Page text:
I find it interesting that the only other Watts book I read (Starfish) focuses on "damaged" people, characters who are inaccessible both to the reader and to one another. On the one hand, I think he does a great job at creating these types of characters. On the other hand, I have to wonder if this is more a crutch than a forte he chooses to exploit suggesting an inability on the part of the author to create "real" characters.
Lennie Clarke, while damaged (or thinking herself so - check Maelstrom for more), is definitely not inaccessible, and Mr. Watts says on his site that she was inspired by a former girlfriend. Lubin and Achilles Desjardins are indeed stranger, but inaccessible, maybe Lubin to some extent, though definitely not Desjardins.
After reading Blindsight I got the Rifters trilogy and while I liked Starfish and Maelstrom quite a lot, I thought that Behemoth let things down a little bit, especially in the second part Seppuku, but still it was a pretty good though very, very bleak sf series. Not on the par with Blindsight of course, but very few sf books are in my opinion.
Considering that all these books are free online under cc at Mr. Watts site, it is worth checking them out, but if you thought Blindsight bleak, well...
I didn't find the characters in this book irredeemably evil. Siri, in particular, I could actually relate to, as I'm a bit socially inept myself and I felt all of the crew represented Other. I was also intrigued by Siri's relationship with his father. I wasn't sure what inferences I should have gained from that, but there was something there...I was at a panel at BayCon last weekend that was talking over the Hugo nominees, and one panelist described the characters in this book as unredeemably Evil, including Siri. I couldn't agree with that assessment at all. He's not evil, he's Other. He literally does not have the same brain that we do. Yes he hurts his girlfriend, but not to be mean, it's because he honestly doesn't get it. The only one who might be Evil is the vampire, but could we ever view a species that preys exclusively on humans as anything but evil?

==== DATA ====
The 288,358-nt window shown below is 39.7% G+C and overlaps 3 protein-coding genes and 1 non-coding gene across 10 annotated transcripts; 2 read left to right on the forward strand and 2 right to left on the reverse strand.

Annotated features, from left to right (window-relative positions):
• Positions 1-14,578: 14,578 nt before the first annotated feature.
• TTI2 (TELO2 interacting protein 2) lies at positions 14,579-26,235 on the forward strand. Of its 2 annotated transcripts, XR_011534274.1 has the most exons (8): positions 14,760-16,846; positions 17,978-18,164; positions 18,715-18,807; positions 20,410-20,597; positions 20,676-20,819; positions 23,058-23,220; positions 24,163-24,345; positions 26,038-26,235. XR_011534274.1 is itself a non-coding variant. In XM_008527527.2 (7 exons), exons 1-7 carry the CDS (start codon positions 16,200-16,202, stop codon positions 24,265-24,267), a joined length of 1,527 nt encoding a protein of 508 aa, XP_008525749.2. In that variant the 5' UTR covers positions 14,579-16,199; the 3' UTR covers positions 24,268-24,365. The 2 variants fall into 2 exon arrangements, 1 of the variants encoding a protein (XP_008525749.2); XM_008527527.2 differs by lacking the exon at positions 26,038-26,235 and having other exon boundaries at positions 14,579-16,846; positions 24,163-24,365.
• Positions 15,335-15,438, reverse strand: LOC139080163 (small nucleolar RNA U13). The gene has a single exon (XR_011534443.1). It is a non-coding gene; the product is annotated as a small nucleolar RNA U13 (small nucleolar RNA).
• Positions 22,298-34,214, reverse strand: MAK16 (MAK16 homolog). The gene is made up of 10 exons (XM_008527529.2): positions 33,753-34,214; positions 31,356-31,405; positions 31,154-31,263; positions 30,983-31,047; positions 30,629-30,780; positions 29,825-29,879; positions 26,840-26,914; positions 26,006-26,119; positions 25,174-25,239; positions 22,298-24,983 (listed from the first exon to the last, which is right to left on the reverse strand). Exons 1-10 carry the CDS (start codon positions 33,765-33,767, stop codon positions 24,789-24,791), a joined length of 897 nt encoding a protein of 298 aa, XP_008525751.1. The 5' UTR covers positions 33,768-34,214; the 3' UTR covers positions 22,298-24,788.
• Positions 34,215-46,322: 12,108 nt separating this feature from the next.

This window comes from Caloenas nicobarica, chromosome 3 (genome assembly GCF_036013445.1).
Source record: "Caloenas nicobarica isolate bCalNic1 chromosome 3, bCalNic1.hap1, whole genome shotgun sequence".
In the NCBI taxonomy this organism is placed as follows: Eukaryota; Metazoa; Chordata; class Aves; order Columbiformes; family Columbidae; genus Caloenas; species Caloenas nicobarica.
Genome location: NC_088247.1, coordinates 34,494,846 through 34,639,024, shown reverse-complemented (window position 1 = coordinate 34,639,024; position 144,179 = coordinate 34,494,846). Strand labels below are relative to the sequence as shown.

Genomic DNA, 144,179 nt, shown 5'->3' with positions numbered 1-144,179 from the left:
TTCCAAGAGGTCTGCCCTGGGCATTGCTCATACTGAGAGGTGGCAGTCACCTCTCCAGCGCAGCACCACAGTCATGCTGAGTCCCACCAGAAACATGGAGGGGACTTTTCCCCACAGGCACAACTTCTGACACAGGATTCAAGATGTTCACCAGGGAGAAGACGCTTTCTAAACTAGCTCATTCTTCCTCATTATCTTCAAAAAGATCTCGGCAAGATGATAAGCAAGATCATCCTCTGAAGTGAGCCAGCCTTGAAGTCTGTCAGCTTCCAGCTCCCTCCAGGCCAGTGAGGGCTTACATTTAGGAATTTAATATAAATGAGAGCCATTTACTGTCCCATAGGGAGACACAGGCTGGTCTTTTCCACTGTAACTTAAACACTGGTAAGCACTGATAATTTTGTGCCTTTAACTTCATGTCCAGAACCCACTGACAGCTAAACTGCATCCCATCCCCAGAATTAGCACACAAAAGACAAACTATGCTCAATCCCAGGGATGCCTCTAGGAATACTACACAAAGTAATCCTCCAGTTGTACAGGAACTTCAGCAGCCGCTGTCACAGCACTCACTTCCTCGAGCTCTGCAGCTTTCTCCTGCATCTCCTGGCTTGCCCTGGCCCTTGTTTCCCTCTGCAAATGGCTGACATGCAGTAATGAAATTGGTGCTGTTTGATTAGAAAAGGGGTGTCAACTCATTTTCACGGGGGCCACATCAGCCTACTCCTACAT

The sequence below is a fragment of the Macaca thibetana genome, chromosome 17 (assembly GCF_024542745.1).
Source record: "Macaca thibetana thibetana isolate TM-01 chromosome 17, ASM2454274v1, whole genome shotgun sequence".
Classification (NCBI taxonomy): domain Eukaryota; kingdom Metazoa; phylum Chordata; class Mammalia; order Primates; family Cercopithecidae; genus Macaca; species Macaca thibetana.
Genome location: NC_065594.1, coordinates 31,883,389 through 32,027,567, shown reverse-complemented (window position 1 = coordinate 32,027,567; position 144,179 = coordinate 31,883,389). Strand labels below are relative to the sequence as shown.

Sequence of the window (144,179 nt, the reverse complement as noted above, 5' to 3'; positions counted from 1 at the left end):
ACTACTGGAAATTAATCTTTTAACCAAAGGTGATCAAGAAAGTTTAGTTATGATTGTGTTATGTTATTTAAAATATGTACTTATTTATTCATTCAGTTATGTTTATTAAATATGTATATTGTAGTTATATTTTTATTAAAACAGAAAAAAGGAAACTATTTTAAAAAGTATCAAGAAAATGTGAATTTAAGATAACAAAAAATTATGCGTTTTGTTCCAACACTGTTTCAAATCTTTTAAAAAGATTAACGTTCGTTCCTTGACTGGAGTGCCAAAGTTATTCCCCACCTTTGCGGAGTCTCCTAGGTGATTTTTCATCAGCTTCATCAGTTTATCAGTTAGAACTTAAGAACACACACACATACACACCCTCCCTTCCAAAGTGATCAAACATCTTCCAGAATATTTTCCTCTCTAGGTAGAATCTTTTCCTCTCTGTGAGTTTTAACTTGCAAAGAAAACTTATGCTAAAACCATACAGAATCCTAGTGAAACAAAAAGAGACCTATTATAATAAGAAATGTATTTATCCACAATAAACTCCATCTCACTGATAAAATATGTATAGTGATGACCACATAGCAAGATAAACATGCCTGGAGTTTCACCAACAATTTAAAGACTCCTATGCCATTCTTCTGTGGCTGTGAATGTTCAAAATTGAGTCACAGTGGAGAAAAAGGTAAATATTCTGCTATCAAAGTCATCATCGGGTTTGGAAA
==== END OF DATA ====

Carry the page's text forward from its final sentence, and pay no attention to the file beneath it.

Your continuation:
Like you, I also felt like I missed the implications of certain events and decisions by some of the characters in this book, though I also felt that maybe the author wanted us to be in the dark. Maybe it was part of what he was implying about the nature of reality and consciousness. I wasn't really sure. I thought there were some genuinely creepy moments related to the biological implications of vision and consciousness.My biggest problem would be the things left unexplained, (although maybe I just missed implications):
This is the first book I've read by Watts. I'll probably take a look at his other novels eventually, and I would be interested in reading more by him should he write another novel. He certainly poses some interesting ideas, and I tend to like idea-driven fiction.
[QUOTE=suciul;393272]What is a "real" character especially in sf&f land?
Sorry. By "real" I didn't mean "realistic" but a character possessed of some personality. Watts's characters are seemingly devoid of anything but their surfaces - very intriguing surfaces admittedly but, at the end of the day, they amount to little more than clever ideas with little substance.
I found it challenging but rewarding. It's an ideas-driven novel. That and the 'unreliable' narrator made it hard to relate with the characters. I'm still not sure if the vampire thing was genius or too cheesy. In the end, what I got most out of it was reading the Notes & References.
I remember reading a review somewhere that this was a Hard-SF story using a strict definition and so, has a limited readership.
I really liked it and read it in one session. One problem I had with it was the fact that it felt that not that much really happens, they explore the artefact for a while, Siri gets attacked by Sarasti and spends the rest of the story hiding in his tent. I guess I have read too much space opera.
On the positive side, the book was full of interesting ideas, and I was constantly running to my computer to check up this and that. Also, the aliens were interesting and very "alien". I didn't care much about the characters except for Siri and Sarasti. Even thought Sarasti probably wanted to kill everybody I just like supersmart characters for some reason.
One poster above me said that the book was heavy, and I don't really agree, I found it hard to put down. (Maybe the poster means that it was full of advanced ideas? I enjoyed looking them all up and reading a bit about them.)
Last edited by Calamity; July 4th, 2007 at 01:28 PM.